General · 26th January 2016
The use of plastic microbeads as abrasives in hundreds of products ranging from face washes to toothpaste must be one of the more foolish ideas ever conceived by marketers and manufacturers. About the size of grains of sand, these indestructible tidbits of plastic get flushed down drains to enter rivers, lakes and oceans at a rate of about 8 trillion per day in the United States alone; about 800 trillion more per day are collected in wastewater and sewage treatment plants than spread on land in sludge (Watershed Sentinel, Nov., 2015).
It seems inconceivable that anyone would even consider a product that deliberately disperses irretrievable particles of plastic into a world already awash with the toxic stuff.
Granted, a number of companies are now transitioning from plastic microbeads to harmless oatmeal, bamboo, ground apricot pits and powered walnut and pecan shells — an option that was available before they started using microbeads. But their gesture of gradual reform required pressure from some 65 non-governmental organizations from 35 countries and informed consumers, plus legislation from governments. Most microbeads may be eliminated from products by 2018.
But this microbead issue raises a much larger and more troubling one. Will marketers and manufacturers do anything to service the needs of consumers — often needs that consumers didn't even know they had until convinced by advertising and product promotion? Beyond the incentive for profit, what constraining principles operate in the business world? Do entrepreneurs ever consider the consequences of having their products used and consumed? What are the ethical values governing their decision to make a product?
The makers and distributors of tobacco, of course, now find themselves in ethically disreputable territory. Fossil fuel companies producing gas, oil and coal also find themselves transitioning into a new category of ethically dubious products as global climate change gains prominence with worsening weather.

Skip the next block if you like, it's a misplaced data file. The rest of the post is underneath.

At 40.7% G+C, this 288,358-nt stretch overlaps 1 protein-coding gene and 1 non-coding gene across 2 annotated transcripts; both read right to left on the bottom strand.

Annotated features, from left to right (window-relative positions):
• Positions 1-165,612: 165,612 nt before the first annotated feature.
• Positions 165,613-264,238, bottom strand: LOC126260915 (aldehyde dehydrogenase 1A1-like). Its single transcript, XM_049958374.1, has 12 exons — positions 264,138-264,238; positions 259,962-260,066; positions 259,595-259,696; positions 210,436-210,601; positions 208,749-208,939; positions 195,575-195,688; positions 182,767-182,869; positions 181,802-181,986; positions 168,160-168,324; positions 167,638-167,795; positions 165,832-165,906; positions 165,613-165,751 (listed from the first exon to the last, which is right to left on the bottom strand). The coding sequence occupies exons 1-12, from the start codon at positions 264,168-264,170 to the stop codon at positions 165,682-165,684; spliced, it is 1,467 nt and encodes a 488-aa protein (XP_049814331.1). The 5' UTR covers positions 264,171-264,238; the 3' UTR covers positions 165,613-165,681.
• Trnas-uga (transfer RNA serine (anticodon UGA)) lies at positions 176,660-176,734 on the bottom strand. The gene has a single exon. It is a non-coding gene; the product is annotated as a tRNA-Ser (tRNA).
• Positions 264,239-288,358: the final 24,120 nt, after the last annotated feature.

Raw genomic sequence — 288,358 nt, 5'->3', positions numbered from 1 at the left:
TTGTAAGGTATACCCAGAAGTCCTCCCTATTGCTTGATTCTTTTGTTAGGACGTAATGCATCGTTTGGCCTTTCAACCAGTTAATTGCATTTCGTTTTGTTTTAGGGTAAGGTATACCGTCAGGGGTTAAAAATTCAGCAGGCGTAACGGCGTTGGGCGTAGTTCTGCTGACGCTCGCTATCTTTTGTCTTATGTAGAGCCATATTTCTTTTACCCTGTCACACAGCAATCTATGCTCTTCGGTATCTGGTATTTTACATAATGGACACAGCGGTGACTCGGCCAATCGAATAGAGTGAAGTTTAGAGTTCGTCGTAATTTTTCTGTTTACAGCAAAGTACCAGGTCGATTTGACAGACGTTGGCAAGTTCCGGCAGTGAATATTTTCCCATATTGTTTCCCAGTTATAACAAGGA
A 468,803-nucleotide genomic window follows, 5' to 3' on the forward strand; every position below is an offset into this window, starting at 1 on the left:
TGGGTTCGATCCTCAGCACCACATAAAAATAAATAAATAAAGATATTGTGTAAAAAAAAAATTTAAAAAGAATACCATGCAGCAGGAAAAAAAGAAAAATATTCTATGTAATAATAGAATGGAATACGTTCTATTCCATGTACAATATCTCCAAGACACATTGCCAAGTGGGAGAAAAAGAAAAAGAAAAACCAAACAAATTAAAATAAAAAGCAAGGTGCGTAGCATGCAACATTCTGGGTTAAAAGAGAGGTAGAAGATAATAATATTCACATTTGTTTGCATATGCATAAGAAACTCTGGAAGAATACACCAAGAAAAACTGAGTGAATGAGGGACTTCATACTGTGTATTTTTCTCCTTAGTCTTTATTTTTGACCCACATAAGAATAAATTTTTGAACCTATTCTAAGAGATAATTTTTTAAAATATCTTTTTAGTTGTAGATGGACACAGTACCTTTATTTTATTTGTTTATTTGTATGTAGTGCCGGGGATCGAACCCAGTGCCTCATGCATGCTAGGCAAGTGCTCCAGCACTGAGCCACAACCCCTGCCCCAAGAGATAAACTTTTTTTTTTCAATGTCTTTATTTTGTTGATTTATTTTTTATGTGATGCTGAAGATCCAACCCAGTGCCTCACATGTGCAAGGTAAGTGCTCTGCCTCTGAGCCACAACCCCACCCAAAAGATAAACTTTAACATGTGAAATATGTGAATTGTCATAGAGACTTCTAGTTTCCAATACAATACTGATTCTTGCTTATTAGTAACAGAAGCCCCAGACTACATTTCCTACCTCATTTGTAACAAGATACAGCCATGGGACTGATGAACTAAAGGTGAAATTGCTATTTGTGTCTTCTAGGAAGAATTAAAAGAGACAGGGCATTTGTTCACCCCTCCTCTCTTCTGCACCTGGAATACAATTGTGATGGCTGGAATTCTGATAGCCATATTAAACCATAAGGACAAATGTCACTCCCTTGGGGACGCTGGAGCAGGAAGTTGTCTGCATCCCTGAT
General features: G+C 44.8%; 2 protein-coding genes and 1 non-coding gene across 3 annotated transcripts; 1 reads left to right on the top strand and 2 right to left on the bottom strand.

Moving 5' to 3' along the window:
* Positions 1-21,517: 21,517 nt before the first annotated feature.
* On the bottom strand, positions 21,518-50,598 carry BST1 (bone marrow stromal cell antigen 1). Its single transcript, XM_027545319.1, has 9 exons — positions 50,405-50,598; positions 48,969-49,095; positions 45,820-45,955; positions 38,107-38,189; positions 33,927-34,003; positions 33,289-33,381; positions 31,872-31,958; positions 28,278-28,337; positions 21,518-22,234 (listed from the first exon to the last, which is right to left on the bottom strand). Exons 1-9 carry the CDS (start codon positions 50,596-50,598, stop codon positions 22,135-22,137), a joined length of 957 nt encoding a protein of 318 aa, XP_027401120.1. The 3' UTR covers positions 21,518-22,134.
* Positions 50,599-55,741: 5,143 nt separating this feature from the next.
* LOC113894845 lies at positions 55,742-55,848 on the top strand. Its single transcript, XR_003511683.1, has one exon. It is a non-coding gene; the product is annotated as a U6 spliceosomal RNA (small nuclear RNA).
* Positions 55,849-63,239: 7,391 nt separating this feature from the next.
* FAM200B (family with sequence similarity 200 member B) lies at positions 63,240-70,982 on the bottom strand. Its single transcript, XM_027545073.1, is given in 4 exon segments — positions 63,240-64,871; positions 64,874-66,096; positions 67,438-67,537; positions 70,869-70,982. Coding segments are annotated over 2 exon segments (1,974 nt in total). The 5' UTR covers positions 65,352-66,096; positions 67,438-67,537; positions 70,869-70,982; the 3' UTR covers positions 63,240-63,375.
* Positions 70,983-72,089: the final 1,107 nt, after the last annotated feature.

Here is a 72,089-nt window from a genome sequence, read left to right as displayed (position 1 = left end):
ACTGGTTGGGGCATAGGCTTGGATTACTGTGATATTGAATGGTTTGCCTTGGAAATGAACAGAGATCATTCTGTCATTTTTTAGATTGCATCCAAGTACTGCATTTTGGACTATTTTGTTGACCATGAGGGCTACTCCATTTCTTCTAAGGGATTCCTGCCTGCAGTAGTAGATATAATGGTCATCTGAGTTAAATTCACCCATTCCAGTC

The same applies to forestry. The rationale for logging old growth forests has vanished in concert with the vanishing forests. In our sadder but wiser world, all forestry practices should be transitioning to the principles of ecological preservation and carbon sequestration.
Ocean net-pen salmon farming is also losing its ethical respectability. A profitable idea decades ago is looking less acceptable as the ramifications and complications of this industry multiply. As viruses proliferate and mutate in the densely populated net-pens, and as sea lice develop immunity to the conventional prophylactics, more toxic and extreme measures must be taken to make their operations viable. The spread of lice and viruses to wild stocks has meant stringent constraints on European operations. Not yet so in British Columbia.
In scientific journals, hidden behind the glowing self-promotion of the salmon farming industry, are rumblings of concern and trouble. Farmed salmon, increasingly sick and contagious with lice and viruses, unfortunately inhabit the same ocean commons that grows our wild salmon, shrimp, crabs and shellfish. This inherent incompatibility needs to be remedied.
If the profit motive of any industry is to be respected and endorsed in a modern society, it must function within the context of human and environmental ethics. Some products, such as microbeads, were never a good idea. Others lose their legitimacy over time. Progress, like profits, should be guided by ethics.